Los Alamos Chess

Image: Wikimedia Commons

The first chess-like game played by a computer was this little variant, written for the MANIAC I by Paul Stein and Mark Wells at Los Alamos Scientific Laboratory in 1956. To accommodate the computer’s limitations, there are no bishops (and pawns can’t promote to bishops); pawns can advance only one square on their first move; there is no en passant capture; and there is no castling.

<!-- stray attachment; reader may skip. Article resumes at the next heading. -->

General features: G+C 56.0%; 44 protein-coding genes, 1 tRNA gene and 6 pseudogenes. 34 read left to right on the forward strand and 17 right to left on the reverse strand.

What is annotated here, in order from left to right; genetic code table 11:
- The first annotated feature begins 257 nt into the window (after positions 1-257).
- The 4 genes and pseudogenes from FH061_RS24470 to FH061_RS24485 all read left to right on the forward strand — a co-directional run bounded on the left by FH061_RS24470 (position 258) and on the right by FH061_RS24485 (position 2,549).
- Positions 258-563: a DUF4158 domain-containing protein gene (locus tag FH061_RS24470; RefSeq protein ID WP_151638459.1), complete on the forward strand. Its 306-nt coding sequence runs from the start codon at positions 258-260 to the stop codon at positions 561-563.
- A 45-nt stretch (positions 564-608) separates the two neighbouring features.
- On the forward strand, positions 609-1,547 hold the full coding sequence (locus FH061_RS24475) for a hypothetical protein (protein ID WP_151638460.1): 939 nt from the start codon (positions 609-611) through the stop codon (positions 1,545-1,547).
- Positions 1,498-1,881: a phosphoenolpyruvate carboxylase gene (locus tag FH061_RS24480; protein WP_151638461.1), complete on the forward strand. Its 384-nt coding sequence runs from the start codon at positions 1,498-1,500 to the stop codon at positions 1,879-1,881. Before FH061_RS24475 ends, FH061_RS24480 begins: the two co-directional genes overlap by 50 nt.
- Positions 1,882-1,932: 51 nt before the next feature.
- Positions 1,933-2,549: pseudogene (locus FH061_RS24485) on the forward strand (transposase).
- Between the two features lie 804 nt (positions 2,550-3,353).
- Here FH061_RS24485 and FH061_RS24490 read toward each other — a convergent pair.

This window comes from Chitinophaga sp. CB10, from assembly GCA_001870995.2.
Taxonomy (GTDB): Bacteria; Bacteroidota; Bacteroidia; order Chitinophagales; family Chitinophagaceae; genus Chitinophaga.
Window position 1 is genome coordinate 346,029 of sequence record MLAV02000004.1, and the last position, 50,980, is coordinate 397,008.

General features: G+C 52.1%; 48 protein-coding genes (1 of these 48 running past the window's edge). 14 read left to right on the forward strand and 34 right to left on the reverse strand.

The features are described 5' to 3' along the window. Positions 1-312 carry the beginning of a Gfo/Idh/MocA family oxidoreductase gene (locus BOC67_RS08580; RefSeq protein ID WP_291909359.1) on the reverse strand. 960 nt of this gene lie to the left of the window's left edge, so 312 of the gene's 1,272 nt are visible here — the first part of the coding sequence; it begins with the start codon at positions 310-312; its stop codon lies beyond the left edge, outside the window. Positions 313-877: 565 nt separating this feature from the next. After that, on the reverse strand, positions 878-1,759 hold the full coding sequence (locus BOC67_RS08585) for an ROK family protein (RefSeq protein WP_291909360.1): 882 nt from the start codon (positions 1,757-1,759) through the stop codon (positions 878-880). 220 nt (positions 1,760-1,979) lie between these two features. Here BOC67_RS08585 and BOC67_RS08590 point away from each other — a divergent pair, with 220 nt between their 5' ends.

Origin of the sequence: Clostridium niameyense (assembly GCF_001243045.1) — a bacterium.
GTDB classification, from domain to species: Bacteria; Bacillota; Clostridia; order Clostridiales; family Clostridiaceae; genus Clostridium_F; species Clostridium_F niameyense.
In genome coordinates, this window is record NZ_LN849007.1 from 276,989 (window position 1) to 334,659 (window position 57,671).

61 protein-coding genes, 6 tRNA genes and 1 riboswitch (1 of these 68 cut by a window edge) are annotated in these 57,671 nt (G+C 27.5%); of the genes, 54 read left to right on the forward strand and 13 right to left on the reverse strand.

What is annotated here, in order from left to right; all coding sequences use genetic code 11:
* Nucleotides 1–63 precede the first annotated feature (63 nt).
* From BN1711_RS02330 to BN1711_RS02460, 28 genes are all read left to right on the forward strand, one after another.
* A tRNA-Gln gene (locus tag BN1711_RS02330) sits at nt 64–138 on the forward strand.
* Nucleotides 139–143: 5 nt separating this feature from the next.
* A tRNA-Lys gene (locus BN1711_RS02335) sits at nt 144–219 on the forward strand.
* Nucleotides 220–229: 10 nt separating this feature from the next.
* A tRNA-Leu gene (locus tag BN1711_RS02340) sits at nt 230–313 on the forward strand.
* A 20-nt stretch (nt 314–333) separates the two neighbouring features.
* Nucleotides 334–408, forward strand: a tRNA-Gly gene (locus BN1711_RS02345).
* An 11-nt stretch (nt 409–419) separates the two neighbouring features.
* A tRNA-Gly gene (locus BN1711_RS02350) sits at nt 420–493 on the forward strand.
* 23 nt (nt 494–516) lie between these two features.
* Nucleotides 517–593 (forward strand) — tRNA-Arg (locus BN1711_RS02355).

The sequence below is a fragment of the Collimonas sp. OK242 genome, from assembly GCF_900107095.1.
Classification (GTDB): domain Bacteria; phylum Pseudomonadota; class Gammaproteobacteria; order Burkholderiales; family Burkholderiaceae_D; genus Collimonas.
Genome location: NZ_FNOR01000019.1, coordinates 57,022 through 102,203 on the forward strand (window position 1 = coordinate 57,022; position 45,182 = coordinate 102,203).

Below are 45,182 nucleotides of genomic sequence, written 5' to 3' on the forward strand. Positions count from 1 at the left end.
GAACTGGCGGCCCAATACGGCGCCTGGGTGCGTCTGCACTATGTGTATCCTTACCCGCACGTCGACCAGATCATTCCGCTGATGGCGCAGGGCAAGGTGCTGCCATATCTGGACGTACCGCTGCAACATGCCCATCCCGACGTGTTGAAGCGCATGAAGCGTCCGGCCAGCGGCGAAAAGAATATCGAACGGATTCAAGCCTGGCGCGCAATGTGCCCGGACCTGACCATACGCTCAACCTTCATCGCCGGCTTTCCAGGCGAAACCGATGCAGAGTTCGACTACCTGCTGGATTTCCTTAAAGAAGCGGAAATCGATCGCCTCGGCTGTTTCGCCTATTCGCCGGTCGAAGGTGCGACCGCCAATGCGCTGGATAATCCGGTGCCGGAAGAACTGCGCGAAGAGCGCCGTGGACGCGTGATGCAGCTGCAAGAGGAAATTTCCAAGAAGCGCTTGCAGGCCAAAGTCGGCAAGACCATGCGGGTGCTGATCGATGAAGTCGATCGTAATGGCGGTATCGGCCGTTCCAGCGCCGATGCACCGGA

It played three games. In the first it played against itself; in the second, a strong human player gave queen odds and won; and in the third it played against a lab assistant who’d learned the rules of chess only recently. The computer won the last game, marking the first time that a computer beat a human in a chess-like game. Here’s the score:

White: MANIAC I Black: Beginner
1.d3 b4 2.Nf3 d4 3.b3 e4 4.Ne1 a4 5.bxa4 Nxa4 6.Kd2 Nc3 7.Nxc3 bxc3+ 8.Kd1 f4 9.a3 Rb6 10.a4 Ra6 11.a5 Kd5 12.Qa3 Qb5 13.Qa2+ Ke5 14.Rb1 Rxa5 15.Rxb5 Rxa2 16.Rb1 Ra5 17.f3 Ra4 18.fxe4 c4 19.Nf3+ Kd6 20.e5+ Kd5 21.exf6=Q Nc5 22.Qxd4+ Kc6 23.Ne5# [diagram] 1–0